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Vodka can be used as medicine
Vodka was traditionally used for medicinal purposes. It was sold as a possible cure for anything, from infertility to the plague. Its antiseptic and anesthetic properties are still valued today.
Low calorie count
Vodka contains a low amount of calories, if any, and doesn’t have any of the carbohydrates that drinks such as beer contain. In fact, at just 230 calories an average glassful, vodka is the best alcohol to drink when on a diet.
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Most vodka is distilled a minimum of three times, and is charcoal filtered. It has a low level of fusel oils and congeners (impurities that flavor spirits), hence its reputation as a drink with little or no taste.
Most vodkas are unflavored. But there are still many flavored vodkas out there. Flavorings include red pepper, ginger, a host of fruit flavors, vanilla, chocolate (without sweetener), and cinnamon.
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Honey and pepper
In Russia, vodka flavored with honey and pepper—pertsovka—is very popular. Pictured is the Nemiroff vodka brand.
Polish Żubrówka vodka is flavored with a blade of bison grass. The grass is sourced from the Białowieża Forest, hand-picked and dried under natural conditions.
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Crystal Head Vodka
One of the most distinctive vodka brands is that of Crystal Head, a vodka produced in Newfoundland, Canada. The skull bottle is made by Milan-based glass manufacturer Bruni Glass, and designed by artist John Alexander.
Success in Sweden
Absolut is also up there as one of the biggest brands of spirits in the world. Absolut was established in 1879 by Lars Olsson Smith (pictured), and is produced in Åhus, Sweden.
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Vodka as aftershave?
Did you know that you can use vodka to make aftershave? Add things like bay leaves, spices, and dash of rum, and you’ll have a fragrance good enough to drink. Except, don’t!
Always drink vodka cold
Vodka packs a lot of heat: it’s distilled to a minimum 40% ABV! Drinking it chilled tames the heat and adds a pleasing viscosity and richness to the spirit.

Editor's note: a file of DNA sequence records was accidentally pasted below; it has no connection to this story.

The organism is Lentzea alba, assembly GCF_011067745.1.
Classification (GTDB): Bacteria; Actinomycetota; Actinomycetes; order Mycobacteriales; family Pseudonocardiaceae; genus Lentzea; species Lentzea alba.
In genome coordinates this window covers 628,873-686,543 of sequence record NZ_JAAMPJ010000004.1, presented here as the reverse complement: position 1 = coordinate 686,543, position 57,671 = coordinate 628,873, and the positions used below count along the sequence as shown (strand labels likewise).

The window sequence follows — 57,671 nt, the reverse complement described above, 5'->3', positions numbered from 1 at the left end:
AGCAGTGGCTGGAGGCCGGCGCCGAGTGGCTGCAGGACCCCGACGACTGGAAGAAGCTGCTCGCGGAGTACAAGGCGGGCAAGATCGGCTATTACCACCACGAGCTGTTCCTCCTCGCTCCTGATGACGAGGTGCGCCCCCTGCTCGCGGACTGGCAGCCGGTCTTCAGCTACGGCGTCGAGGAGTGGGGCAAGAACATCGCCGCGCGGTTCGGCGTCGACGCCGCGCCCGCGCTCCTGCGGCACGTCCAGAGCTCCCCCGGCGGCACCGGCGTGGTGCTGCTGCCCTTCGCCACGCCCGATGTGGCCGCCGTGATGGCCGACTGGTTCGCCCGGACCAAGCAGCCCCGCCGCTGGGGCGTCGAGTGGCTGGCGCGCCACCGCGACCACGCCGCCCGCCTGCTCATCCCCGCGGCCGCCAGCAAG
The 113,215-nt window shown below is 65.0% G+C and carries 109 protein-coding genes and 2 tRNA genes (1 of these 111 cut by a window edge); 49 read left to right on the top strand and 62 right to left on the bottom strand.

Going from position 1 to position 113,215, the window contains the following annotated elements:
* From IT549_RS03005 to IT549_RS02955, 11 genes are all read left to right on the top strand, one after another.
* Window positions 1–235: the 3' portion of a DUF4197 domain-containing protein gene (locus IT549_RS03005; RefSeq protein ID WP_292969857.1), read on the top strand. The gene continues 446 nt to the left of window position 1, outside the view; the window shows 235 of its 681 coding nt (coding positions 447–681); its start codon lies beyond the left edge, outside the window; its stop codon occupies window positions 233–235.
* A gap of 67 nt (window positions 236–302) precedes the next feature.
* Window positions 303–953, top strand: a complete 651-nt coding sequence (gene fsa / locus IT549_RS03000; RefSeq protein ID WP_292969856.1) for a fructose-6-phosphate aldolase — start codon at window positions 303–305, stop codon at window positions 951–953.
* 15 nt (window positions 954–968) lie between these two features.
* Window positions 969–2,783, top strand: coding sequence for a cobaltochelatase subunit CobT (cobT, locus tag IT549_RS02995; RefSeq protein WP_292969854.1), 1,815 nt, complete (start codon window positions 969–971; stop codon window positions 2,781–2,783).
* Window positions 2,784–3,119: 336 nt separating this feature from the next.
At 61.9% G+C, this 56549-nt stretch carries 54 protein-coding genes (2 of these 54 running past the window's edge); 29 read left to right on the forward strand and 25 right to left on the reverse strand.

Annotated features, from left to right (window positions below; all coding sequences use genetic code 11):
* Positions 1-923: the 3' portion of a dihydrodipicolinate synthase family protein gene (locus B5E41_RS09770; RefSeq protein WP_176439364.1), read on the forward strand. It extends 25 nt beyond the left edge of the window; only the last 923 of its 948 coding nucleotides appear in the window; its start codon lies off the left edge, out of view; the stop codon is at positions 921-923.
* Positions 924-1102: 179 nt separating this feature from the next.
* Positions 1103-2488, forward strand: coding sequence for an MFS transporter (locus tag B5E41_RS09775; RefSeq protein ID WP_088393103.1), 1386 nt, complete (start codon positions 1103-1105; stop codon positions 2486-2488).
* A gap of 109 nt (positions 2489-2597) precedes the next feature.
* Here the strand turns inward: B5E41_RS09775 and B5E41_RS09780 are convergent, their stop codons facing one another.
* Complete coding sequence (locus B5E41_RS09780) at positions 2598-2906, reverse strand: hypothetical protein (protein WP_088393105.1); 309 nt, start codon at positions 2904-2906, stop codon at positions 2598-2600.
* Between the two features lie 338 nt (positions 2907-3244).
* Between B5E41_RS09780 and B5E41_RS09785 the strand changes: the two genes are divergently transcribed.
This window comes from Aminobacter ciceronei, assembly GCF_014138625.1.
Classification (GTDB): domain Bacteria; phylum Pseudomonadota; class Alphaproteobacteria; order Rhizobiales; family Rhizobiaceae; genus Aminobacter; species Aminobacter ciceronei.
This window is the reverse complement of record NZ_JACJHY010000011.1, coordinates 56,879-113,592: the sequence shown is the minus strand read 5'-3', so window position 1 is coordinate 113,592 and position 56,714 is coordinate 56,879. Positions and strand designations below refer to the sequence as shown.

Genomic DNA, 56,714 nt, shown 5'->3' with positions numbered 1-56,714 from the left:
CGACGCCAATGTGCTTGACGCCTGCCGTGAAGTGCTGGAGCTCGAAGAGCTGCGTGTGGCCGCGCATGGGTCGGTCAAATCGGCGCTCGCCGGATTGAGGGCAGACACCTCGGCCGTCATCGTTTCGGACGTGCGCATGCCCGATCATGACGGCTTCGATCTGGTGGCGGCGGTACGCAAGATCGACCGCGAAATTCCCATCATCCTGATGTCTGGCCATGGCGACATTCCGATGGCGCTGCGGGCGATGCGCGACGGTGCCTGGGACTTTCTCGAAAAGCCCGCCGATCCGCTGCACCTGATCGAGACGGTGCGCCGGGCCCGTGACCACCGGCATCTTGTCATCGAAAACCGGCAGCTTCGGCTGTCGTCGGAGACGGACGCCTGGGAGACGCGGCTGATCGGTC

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Russian vodka toasting
With Russian vodka comes a complicated toasting etiquette. You toast. Then you drink. Then you toast, then you drink again. Pictured is Nikita Khrushchev in Moscow showing comrade Ernesto “Che” Guevara the finer points of the process.
Vodka and food
In Russia and Poland, vodka is almost always consumed with food.
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Vodka and caviar
A venerable Russian tradition, the pairing of vodka and caviar is customary throughout the world of gastronomy.
Penne alla vodka
Vodka adds a boozy kick to many recipes and can be put to good use when making tomato sauces. Pictured is penne alla vodka, a classic Italian pasta dish made with penne in a creamy tomato and vodka sauce.
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Vodka beef stroganoff
A traditional dish dating back to 19th century Russia, beef stroganoff is heightened by adding vodka to the sauce mix, a dreamy concoction of onion, bacon, smoked paprika, cayenne pepper, garlic, and tomato purée.
Vodka in cocktails
A bar would be a lonely and humorless place were it not for cocktails, and vodka is one of the principal ingredients of some of the most famous cocktails ever created. Pictured is a classic Bloody Mary.
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Fresh lime juice, Cointreau, cranberry juice, and vodka citron. What else do you need?
A popular highball drink made with orange juice and vodka, the screwdriver was born in the 1940s, apparently invented by interned American aviators.
A White Russian is a cocktail made with vodka, coffee liqueur, and cream. There’s simply no better way to end a meal!